During and after the Hundred Years War, English rulers struggled with a host of dynastic difficulties, including problems of royal succession, volatile relations with their French cousins, and the consolidation of their colonial ambitions toward the areas of Wales and Scotland. Patricia Ingham brings these precarious historical positions to bear on readings of Arthurian literature in Sovereign Fantasies, a provocative work deeply engaged with postcolonial and gender theory.
Ingham argues that late medieval English Arthurian romance has broad cultural ambitions, offering a fantasy of insular union as an "imagined community" of British sovereignty. The Arthurian legends offer a means to explore England's historical indebtedness to and intimacies with Celtic culture, allowing nobles to repudiate their dynastic ties to France and claim themselves heirs to an insular heritage. Yet these traditions also provided a means to critique English conquest, elaborating the problems of centralized sovereignty and the suffering produced by chivalric culture. Texts such as Sir Gawain and the Green Knight, the Alliterative Morte Arthure, and Caxton's edition of Malory's Morte Darthur provide what she terms a "sovereign fantasy" for Britain. That is, Arthurian romance offers a cultural means to explore broad political contestations over British identity and heritage while also detailing the poignant complications and losses that belonging to such a community poses to particular regions and subjects. These contestations and complications emerge in exactly those aspects of the tales usually read as fantasy-for example, in the narratives of Arthur's losses, in the prophecies of his return, and in tales that dwell on death, exotic strangeness, uncanny magic, gender, and sexuality.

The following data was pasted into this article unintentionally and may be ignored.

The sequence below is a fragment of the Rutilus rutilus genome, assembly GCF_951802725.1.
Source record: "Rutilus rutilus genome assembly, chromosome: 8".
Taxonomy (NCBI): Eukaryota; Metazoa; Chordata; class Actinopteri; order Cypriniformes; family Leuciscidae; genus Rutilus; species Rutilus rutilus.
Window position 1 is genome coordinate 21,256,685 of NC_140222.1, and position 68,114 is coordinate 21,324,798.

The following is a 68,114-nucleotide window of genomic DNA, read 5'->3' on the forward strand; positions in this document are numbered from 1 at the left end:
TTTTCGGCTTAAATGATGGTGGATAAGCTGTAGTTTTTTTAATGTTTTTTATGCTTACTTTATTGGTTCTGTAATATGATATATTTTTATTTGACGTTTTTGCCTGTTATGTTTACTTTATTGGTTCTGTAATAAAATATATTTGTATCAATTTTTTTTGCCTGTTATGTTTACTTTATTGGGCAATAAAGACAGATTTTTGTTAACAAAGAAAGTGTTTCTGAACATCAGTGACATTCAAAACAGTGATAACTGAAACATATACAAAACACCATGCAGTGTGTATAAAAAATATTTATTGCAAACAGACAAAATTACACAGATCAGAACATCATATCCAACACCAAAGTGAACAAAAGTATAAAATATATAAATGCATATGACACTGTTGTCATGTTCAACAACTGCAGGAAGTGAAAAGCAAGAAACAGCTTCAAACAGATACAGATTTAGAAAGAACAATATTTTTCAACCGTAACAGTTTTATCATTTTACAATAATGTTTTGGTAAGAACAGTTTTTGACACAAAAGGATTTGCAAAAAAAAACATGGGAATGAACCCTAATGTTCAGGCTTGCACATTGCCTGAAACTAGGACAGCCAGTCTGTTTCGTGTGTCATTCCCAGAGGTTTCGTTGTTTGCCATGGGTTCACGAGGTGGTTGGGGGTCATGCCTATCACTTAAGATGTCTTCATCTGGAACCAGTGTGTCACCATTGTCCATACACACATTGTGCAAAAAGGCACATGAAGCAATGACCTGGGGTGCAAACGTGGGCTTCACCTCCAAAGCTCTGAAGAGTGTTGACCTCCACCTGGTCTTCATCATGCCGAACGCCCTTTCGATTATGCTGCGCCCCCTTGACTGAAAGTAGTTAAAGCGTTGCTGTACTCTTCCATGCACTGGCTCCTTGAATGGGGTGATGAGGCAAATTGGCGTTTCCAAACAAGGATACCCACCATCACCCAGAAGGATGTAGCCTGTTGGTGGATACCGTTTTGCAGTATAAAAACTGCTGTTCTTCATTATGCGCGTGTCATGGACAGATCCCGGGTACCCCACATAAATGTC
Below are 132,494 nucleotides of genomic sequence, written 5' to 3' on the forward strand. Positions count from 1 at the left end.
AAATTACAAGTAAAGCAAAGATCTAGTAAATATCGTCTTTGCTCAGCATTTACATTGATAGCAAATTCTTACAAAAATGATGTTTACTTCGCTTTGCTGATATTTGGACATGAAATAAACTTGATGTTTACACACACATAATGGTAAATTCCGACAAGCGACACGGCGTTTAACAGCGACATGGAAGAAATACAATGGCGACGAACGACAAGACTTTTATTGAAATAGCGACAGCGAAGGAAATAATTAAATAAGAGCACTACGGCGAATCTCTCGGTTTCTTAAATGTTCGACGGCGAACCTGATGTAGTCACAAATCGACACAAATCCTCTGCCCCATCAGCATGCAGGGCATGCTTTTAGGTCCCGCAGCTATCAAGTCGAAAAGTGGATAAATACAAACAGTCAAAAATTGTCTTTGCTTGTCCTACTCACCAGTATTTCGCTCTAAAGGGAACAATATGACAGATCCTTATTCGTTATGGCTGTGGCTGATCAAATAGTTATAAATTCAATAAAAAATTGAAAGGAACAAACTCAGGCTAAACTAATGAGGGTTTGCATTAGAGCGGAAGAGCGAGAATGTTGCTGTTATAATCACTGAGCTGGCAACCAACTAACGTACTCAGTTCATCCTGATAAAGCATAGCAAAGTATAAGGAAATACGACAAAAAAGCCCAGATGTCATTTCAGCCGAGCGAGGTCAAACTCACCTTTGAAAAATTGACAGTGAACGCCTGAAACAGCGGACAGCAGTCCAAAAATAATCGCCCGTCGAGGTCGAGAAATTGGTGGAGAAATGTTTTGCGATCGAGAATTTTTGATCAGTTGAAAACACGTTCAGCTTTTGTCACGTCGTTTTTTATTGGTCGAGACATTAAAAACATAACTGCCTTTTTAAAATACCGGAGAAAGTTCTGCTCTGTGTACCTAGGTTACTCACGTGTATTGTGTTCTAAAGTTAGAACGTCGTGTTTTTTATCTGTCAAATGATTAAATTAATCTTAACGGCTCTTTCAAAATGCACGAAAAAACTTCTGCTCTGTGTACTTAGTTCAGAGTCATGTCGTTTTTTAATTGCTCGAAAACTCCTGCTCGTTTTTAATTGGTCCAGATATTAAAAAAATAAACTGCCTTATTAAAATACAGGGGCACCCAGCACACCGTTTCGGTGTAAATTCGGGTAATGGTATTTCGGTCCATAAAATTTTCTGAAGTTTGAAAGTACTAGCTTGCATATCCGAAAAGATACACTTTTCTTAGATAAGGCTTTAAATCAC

Ingham's study suggests the nuances of the insular identity that is emphasized in this body of literature. Sovereign Fantasies shows the significance, rather than the irrelevance, of medieval dynastic motifs to projects of national unification, arguing that medieval studies can contribute to our understanding of national formations in part by marking the losses produced by union.